• Research proves that hands-on engaging education prevents high school drop outs.
PHILOSOPHY OF MIDDLE SCHOOL FCS
1. We believe that FCS combines academic learning and hands-on application as part of an educational process intended to be useful to the students today as well as throughout their adulthood. Our students learn to:
• apply knowledge gained through interdisciplinary connections to real life applications
• use critical and creative thinking skills
2. We believe that FCS programs are an essential part of the effort to nurture and strengthen interpersonal, family, and community relationships. This is accomplished through an emphasis on:
• building a positive self-image in each student and encouraging mutual respect for others
• develop positive communication and employability skills
• balancing personal, home, family, and work lives
3. We believe that FCS provides opportunities for all students to succeed by:
• preparing our students to meet the needs of the workplace through career-related contexts
• offering authentic opportunities for our students to develop a wide variety of skills for immediate and future use.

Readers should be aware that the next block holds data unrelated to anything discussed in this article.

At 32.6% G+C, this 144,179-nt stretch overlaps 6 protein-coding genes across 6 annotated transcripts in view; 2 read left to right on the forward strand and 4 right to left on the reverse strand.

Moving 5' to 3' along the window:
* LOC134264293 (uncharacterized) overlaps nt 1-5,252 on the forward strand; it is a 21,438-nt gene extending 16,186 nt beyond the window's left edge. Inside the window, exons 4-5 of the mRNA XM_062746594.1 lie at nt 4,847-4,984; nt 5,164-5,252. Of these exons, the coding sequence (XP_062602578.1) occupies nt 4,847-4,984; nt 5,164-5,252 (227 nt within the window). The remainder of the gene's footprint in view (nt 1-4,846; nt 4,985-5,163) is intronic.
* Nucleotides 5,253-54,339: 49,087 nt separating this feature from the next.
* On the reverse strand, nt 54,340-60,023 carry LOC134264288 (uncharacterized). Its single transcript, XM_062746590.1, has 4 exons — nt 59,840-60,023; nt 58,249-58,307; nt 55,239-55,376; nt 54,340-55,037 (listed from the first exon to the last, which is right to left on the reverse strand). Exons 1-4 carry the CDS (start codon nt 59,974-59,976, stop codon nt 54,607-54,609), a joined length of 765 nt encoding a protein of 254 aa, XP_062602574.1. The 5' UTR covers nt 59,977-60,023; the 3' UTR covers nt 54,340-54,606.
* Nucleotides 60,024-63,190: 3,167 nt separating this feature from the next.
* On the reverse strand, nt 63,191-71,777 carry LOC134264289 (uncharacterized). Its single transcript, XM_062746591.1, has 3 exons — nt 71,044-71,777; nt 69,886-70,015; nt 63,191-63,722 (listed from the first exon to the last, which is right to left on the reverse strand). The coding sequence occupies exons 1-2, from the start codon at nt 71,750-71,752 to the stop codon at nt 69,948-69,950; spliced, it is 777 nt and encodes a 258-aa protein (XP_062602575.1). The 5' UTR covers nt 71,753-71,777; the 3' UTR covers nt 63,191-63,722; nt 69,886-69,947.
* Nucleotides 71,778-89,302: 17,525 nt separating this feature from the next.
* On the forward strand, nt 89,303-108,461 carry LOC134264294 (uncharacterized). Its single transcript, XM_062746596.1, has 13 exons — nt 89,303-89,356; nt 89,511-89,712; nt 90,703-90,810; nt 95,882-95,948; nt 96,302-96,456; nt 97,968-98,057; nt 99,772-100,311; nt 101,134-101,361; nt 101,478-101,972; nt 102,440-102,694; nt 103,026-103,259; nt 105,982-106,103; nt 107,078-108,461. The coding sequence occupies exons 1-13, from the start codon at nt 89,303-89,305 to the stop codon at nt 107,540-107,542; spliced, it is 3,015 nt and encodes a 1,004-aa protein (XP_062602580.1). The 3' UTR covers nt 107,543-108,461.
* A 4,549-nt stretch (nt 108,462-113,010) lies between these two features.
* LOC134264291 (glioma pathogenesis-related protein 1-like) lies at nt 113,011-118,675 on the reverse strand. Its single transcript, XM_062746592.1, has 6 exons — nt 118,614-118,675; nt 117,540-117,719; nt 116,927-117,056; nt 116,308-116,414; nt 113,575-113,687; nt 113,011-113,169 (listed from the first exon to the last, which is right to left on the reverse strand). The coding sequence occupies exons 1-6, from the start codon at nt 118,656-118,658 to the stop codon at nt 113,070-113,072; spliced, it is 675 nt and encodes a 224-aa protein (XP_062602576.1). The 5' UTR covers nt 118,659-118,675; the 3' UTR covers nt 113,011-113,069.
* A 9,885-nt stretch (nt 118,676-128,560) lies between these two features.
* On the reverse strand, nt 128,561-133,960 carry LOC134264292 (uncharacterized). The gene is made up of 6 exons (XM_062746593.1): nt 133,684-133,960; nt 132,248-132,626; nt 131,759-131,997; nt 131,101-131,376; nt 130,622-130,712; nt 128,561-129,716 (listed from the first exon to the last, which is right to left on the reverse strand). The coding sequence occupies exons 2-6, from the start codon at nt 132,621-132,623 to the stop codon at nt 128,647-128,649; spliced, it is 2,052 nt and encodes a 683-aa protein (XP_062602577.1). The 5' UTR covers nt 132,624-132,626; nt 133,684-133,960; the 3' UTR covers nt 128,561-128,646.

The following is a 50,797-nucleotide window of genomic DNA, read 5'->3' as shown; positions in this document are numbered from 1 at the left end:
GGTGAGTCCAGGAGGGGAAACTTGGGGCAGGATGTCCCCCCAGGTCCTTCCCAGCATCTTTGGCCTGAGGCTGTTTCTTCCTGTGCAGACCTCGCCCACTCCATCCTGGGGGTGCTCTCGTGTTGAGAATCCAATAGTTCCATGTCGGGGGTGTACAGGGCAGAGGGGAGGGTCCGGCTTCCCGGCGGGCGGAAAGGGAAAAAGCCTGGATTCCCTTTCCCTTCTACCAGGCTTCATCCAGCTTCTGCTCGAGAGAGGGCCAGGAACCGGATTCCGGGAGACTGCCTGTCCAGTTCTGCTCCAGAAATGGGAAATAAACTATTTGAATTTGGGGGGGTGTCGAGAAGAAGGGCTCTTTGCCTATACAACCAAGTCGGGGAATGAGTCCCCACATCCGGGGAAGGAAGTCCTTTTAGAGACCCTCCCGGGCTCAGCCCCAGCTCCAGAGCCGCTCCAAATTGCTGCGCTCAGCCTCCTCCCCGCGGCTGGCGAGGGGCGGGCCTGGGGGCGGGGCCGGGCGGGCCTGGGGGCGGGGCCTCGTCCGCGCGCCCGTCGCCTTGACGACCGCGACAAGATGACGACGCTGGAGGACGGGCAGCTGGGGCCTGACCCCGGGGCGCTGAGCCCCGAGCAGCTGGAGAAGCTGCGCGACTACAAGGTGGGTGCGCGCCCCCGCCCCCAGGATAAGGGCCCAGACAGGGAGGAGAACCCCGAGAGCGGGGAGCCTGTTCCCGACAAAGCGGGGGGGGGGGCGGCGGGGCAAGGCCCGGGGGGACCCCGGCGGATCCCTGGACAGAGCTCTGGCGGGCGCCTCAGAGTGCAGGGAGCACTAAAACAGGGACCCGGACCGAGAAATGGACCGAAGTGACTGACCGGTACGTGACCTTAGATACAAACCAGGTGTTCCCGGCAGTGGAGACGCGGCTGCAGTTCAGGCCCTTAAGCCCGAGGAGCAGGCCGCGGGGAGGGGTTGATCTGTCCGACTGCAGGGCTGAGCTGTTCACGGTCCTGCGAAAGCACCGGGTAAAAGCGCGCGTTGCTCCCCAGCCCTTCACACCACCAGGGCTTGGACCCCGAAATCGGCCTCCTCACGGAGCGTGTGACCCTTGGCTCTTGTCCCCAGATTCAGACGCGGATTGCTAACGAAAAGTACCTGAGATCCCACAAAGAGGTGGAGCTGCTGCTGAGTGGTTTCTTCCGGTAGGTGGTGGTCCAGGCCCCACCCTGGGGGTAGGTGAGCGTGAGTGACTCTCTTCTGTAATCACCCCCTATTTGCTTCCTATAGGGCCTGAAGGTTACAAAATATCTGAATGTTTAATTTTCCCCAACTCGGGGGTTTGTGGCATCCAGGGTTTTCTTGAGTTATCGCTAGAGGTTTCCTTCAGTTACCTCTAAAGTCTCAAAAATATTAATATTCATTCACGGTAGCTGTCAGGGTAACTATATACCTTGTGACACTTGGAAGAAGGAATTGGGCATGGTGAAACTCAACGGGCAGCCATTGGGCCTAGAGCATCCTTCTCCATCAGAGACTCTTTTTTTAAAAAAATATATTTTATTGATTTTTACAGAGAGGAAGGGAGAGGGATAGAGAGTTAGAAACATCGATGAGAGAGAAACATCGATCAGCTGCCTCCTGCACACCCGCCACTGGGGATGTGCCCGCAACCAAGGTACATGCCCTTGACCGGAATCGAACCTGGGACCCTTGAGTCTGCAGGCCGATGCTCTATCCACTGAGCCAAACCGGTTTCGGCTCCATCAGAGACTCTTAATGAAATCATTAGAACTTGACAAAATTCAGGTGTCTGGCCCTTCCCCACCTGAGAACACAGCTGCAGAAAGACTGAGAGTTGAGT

PROGRAM GOALS FOR MIDDLE SCHOOL
Family and Consumer Sciences Education will prepare students for family life, work life, and careers in Family and Consumer Sciences by providing opportunities to develop independence and the knowledge, skills, attitudes, and behaviors needed for:
• Becoming responsible citizens and leaders in family, community, and work settings
• Using critical and creative thinking skills to address problems in diverse family, community, and work environments
• Promoting optimal nutrition and wellness across the life-span
• Functioning effectively as providers and consumers of goods and services
• Successful life management, employment, and career development
• Strengthening the well-being of individuals and families across the life span
• Managing resources to meet the material needs of individuals and families
• Balancing personal, home, family, and work lives
• Appreciating human worth and accepting responsibility for one’s actions and successes in family and work life
These program goals are achieved through course work aligned with the following Family and Consumer Sciences national and state standards.
• Career, Community, and Family Connections
• Consumer Science and Family Resource Management